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Smoking, income and subjective well-being: evidence from smoking bans

  • Abel Brodeur

This paper investigates the effects of local smoking bans on different outcomes using county and time variation over the last 20 years in the US. First, I find no evidence that local smoking bans in bars, restaurants and workplaces decrease the prevalence of smoking. The estimates are very small and not statistically significant. Well-being is also affected by these policies: public smoking bans make smokers who do not quit more satisfied with their life. I verify the robustness of this result throughout, and validate my findings with two distinct data sources. I discuss and test the mechanisms behind this seemingly paradoxical relationship. The evidence suggests that smokers adapt to bans since the impact on satisfaction is negative just before the implementation and positive afterward. Last, I found evidence that smokers do not favor the implementation of smoking bans. Yet, once they are exposed to a public smoking ban, they are less opposed to those policies. Together the evidence suggests that current smokers are time-inconsistent and benefit from smoking policies.

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File URL: http://eprints.lse.ac.uk/51536/
File Function: Open access version.
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Paper provided by London School of Economics and Political Science, LSE Library in its series LSE Research Online Documents on Economics with number 51536.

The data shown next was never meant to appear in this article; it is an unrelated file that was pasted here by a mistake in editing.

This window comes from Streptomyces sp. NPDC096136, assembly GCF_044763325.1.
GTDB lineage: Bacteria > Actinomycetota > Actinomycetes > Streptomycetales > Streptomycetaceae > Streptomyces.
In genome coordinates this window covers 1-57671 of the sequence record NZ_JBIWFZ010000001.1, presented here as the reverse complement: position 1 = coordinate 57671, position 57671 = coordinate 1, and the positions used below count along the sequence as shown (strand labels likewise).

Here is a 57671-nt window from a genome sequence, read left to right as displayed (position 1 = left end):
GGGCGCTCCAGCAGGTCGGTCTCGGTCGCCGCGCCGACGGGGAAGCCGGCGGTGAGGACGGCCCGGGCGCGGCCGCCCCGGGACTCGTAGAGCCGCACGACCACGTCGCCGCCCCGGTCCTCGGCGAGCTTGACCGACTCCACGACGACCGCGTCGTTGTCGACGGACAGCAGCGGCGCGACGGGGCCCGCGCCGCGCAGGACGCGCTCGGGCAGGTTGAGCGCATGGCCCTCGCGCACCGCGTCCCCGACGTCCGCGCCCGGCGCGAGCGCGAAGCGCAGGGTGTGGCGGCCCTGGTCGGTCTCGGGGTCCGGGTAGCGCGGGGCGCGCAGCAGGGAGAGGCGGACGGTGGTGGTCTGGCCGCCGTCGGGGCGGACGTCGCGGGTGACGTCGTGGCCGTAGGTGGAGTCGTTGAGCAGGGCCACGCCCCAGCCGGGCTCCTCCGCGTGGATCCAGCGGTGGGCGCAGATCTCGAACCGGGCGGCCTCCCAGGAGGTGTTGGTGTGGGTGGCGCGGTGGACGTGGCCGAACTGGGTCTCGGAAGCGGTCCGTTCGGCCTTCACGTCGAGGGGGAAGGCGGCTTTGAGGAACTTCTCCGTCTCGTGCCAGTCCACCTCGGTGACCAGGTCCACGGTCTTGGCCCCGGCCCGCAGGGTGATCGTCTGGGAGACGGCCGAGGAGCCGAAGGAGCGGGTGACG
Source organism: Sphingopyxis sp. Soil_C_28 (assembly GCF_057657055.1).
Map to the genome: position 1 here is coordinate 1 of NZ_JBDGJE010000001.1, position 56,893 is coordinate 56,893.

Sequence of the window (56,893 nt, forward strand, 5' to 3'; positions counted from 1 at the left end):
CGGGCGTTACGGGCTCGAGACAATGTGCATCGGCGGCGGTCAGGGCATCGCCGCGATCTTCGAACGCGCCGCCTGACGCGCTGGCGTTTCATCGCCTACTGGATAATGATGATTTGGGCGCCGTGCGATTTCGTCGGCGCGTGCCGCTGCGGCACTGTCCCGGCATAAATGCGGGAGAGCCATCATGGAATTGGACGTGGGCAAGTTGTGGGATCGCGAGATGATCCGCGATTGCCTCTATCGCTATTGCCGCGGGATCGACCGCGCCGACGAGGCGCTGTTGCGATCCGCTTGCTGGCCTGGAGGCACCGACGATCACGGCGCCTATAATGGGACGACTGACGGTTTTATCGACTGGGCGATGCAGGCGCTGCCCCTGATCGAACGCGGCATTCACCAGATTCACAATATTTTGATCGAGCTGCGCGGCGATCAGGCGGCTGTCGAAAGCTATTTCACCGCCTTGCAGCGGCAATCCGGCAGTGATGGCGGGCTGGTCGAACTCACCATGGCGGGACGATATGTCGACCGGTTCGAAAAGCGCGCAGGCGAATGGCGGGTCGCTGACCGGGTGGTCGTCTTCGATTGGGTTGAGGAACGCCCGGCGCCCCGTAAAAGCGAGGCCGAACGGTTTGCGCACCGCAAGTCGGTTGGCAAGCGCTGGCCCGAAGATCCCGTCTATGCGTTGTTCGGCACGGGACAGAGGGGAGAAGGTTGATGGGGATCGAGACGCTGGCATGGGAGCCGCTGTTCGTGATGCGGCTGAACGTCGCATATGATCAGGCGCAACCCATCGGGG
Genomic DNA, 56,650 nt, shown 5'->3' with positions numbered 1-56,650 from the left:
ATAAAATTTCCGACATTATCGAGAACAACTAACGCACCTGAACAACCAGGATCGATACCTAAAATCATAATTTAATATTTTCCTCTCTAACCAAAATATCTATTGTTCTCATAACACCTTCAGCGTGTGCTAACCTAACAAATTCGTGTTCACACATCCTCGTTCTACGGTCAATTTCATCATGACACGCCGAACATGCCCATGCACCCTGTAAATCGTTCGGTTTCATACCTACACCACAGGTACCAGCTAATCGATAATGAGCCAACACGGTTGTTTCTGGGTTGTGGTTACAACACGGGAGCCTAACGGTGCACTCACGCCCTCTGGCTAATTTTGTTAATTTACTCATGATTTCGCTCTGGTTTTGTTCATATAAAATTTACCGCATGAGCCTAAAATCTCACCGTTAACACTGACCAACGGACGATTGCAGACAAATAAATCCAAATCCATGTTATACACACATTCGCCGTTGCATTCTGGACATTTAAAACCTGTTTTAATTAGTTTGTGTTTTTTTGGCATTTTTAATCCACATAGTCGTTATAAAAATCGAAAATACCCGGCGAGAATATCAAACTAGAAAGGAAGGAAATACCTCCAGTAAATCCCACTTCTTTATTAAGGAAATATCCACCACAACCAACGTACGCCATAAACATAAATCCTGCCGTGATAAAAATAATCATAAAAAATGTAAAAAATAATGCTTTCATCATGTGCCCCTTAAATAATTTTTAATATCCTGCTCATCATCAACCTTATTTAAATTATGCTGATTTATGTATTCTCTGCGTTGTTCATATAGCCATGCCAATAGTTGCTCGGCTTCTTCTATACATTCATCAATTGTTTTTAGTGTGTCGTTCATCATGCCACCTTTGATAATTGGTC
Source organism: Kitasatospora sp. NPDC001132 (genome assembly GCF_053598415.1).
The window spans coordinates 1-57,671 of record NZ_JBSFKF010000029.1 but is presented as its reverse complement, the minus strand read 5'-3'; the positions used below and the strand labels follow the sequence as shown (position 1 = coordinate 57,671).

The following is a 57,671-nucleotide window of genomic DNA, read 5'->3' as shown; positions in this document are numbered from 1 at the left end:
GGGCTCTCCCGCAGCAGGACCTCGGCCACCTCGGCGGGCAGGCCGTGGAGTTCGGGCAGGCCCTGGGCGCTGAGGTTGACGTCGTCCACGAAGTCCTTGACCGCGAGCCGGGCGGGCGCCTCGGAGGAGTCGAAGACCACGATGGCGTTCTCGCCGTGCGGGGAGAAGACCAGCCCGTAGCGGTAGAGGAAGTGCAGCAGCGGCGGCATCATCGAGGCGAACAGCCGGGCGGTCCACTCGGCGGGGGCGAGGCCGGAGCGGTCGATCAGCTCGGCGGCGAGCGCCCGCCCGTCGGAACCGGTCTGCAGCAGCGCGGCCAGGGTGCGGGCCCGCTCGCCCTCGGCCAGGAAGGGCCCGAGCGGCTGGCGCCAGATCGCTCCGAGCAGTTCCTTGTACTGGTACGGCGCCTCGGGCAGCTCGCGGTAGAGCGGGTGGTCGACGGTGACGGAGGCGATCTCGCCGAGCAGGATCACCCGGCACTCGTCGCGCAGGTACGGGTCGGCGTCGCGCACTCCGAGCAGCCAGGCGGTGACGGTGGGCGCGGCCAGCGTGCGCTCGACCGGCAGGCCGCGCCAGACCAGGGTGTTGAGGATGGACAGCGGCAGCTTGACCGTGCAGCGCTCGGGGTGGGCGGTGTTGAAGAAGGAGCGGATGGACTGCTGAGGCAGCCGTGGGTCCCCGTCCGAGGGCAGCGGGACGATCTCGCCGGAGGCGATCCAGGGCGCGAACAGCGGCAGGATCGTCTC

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Length: 50 pages
Date of creation: 2013
Date of revision:
Handle: RePEc:ehl:lserod:51536
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  23. Jérôme Adda & Francesca Cornaglia, 2006. "The Effect of Taxes and Bans on Passive Smoking," CEPR Discussion Papers 509, Centre for Economic Policy Research, Research School of Economics, Australian National University.
  24. Frederica Origo & Claudio Lucifora, 2010. "Smoking Bans in European Workplaces," CESifo DICE Report, Ifo Institute - Leibniz Institute for Economic Research at the University of Munich, vol. 8(3), pages 36-42, October.
  25. Timothy Hinks and Andreas Katsaros & Andreas Katsaros, 2010. "Smoking Behaviour and Life Satisfaction: Evidence from the UK Smoking Ban," Working Papers 1019, Department of Accounting, Economics and Finance, Bristol Business School, University of the West of England, Bristol.
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